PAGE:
Beyond the book, eh? What is more beyond than the book? What technology is as advanced as the book, and has lasted so long to collect and impart information for hundreds of years? Ancient tomes can still be read, still make sense. Microsoft Word can’t even open files that are ten years old. CD-ROMs and Zip drives are long forgotten. Digital technology ages faster than anything as much as it promises eternal life. Or maybe not. Is not the text the thing? Is not content the king? What about books is different than platforms, magazines, web pages, blogs?
I still think a book is a collection of information that the reader spends a sustained amount of time engaging with—hours, days, weeks. That can even happen with an e-book. Hell, I read Gregory David Roberts’ Shantaram (2003) on a first-generation Kindle (not sure why, exactly). In print that would have been 944 pages. Even in black on a gray screen, it held my attention. Only words, only words. I myself write books on music and nature, on aesthetics in evolution. On jamming with birds, whales, and insects. Many of my books have music attached. They used to include CDs but now the publishers say “let’s just offer a link for readers to download the music for free; CDs are an out-of-date technology.” Maybe so, but call me a dinosaur; I’m not ready yet to give my music away in an entirely virtual way. And the CD for Bug Music has sold nearly as many copies as the book, so go figure.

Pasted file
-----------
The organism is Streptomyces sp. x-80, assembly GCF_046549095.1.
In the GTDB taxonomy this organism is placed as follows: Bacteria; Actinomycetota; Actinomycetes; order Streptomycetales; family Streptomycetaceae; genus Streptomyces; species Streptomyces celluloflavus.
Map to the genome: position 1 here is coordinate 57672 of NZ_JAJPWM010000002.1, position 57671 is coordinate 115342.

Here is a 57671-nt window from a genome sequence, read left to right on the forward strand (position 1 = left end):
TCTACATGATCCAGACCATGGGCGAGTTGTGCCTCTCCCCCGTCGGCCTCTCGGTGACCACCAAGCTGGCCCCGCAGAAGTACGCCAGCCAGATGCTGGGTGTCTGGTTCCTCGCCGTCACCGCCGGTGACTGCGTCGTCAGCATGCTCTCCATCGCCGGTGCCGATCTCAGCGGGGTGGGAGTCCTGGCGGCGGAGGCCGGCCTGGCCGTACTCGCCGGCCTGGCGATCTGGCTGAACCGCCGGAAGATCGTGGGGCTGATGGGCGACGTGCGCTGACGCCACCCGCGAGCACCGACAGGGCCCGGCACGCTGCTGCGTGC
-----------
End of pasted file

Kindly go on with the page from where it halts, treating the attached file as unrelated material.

Still, I envision new reading experiences that incorporate music and imagery. I made a PDF e-book of Bug Music with color pictures that you can zoom in on far more than you could do in any printed book. Took about ten minutes to make, and looks great on an iPad. But the publisher said, “nice, but we can’t sell that.” Too specialized. I was disappointed, and hoped they could do a much better job designing such a thing than I could. (I’ll send a copy to any of you readers who asks me for one.)
I would like to see e-books that are beautifully designed in a uniquely electronic way. There will be newly luminous pictures, astonishing sounds that appear just when you read about them. When you increase or reduce the font size the whole design will adapt in intelligent, beautiful ways.
I guess I still see books as beautiful objects; I want to know and to love them, even in their ephemeral electronic forms. It just takes enough people thinking and scheming about it. Maybe that’s what we’ll accomplish here in the next few days. Who knows?